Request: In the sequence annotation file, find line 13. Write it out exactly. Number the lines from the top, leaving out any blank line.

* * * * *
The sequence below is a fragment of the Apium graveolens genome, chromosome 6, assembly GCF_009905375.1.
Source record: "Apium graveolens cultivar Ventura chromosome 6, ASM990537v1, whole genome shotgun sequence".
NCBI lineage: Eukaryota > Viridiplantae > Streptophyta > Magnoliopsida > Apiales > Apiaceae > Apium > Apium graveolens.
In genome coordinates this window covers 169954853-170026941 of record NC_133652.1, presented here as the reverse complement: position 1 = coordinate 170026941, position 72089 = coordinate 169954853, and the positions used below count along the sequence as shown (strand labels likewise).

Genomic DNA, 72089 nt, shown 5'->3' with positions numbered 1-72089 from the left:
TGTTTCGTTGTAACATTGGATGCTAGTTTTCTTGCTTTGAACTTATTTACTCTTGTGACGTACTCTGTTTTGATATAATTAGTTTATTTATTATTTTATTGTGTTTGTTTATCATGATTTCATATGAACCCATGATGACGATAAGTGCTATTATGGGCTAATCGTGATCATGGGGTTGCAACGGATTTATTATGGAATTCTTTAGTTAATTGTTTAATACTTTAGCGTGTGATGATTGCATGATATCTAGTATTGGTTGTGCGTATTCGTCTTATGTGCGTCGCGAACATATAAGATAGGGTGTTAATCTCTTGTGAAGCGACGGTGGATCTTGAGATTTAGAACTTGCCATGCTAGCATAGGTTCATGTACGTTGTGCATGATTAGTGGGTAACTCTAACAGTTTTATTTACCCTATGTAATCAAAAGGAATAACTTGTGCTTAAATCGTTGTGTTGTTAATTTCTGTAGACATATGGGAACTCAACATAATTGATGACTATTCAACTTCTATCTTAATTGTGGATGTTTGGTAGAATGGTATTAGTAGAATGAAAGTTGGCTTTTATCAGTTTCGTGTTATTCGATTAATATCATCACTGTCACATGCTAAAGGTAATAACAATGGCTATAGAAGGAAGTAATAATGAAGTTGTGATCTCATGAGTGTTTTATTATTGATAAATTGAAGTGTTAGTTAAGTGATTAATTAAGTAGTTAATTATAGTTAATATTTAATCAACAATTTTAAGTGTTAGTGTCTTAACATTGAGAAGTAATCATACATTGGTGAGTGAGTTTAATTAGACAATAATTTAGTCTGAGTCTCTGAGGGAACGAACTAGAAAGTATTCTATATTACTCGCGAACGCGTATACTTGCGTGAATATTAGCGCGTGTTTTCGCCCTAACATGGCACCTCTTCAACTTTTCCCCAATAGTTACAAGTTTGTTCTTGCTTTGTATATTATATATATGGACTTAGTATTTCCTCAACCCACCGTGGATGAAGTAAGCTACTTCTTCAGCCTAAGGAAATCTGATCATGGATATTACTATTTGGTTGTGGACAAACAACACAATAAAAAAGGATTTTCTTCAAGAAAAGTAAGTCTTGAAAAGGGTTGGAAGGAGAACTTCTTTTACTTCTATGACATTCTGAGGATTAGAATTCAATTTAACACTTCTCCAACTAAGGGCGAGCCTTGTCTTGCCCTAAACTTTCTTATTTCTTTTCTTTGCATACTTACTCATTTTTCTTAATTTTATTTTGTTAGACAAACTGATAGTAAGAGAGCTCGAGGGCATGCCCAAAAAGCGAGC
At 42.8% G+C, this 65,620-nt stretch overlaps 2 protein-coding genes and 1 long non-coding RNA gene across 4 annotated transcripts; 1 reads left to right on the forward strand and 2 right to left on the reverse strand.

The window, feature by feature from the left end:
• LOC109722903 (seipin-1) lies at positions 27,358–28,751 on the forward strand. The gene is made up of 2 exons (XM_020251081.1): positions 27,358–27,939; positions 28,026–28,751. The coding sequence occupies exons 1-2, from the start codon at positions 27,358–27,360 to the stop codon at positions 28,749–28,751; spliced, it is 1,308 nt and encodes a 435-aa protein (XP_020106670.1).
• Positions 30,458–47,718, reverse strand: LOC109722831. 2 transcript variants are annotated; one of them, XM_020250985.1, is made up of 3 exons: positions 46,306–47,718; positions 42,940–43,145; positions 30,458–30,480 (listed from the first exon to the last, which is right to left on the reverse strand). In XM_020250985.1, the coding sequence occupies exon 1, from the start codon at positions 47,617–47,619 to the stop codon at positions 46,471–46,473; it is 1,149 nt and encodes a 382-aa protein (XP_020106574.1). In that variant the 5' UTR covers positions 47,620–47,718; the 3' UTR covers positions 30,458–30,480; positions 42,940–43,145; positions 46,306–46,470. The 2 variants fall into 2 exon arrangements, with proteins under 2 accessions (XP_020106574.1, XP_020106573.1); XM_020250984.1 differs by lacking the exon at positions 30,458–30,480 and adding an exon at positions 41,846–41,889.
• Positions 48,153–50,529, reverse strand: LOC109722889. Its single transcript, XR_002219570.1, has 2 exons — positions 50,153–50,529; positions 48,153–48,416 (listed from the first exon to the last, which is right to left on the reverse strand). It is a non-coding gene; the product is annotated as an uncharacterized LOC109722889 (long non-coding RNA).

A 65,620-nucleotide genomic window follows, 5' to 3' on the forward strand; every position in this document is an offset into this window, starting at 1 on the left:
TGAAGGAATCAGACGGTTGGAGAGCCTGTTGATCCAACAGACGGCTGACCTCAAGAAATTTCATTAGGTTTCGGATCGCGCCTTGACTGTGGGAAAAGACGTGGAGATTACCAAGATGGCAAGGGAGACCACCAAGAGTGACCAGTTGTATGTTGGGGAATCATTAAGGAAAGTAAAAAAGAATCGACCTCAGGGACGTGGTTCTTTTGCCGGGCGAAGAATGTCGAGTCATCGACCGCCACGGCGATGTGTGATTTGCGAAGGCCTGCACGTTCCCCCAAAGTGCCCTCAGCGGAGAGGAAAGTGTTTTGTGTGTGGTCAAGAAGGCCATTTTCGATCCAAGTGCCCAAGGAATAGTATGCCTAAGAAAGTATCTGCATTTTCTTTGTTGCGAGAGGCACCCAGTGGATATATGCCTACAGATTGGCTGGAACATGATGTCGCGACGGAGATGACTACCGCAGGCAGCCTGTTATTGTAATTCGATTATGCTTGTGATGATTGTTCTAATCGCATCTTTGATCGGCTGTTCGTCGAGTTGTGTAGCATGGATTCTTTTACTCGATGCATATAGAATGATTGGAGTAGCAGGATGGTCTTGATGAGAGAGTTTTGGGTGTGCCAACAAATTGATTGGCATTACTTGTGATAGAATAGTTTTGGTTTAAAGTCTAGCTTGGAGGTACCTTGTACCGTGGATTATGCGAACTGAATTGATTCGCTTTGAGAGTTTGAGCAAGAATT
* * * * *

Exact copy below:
TGAAGGAATCAGACGGTTGGAGAGCCTGTTGATCCAACAGACGGCTGACCTCAAGAAATTTCATTAGGTTTCGGATCGCGCCTTGACTGTGGGAAAAGACGTGGAGATTACCAAGATGGCAAGGGAGACCACCAAGAGTGACCAGTTGTATGTTGGGGAATCATTAAGGAAAGTAAAAAAGAATCGACCTCAGGGACGTGGTTCTTTTGCCGGGCGAAGAATGTCGAGTCATCGACCGCCACGGCGATGTGTGATTTGCGAAGGCCTGCACGTTCCCCCAAAGTGCCCTCAGCGGAGAGGAAAGTGTTTTGTGTGTGGTCAAGAAGGCCATTTTCGATCCAAGTGCCCAAGGAATAGTATGCCTAAGAAAGTATCTGCATTTTCTTTGTTGCGAGAGGCACCCAGTGGATATATGCCTACAGATTGGCTGGAACATGATGTCGCGACGGAGATGACTACCGCAGGCAGCCTGTTATTGTAATTCGATTATGCTTGTGATGATTGTTCTAATCGCATCTTTGATCGGCTGTTCGTCGAGTTGTGTAGCATGGATTCTTTTACTCGATGCATATAGAATGATTGGAGTAGCAGGATGGTCTTGATGAGAGAGTTTTGGGTGTGCCAACAAATTGATTGGCATTACTTGTGATAGAATAGTTTTGGTTTAAAGTCTAGCTTGGAGGTACCTTGTACCGTGGATTATGCGAACTGAATTGATTCGCTTTGAGAGTTTGAGCAAGAATT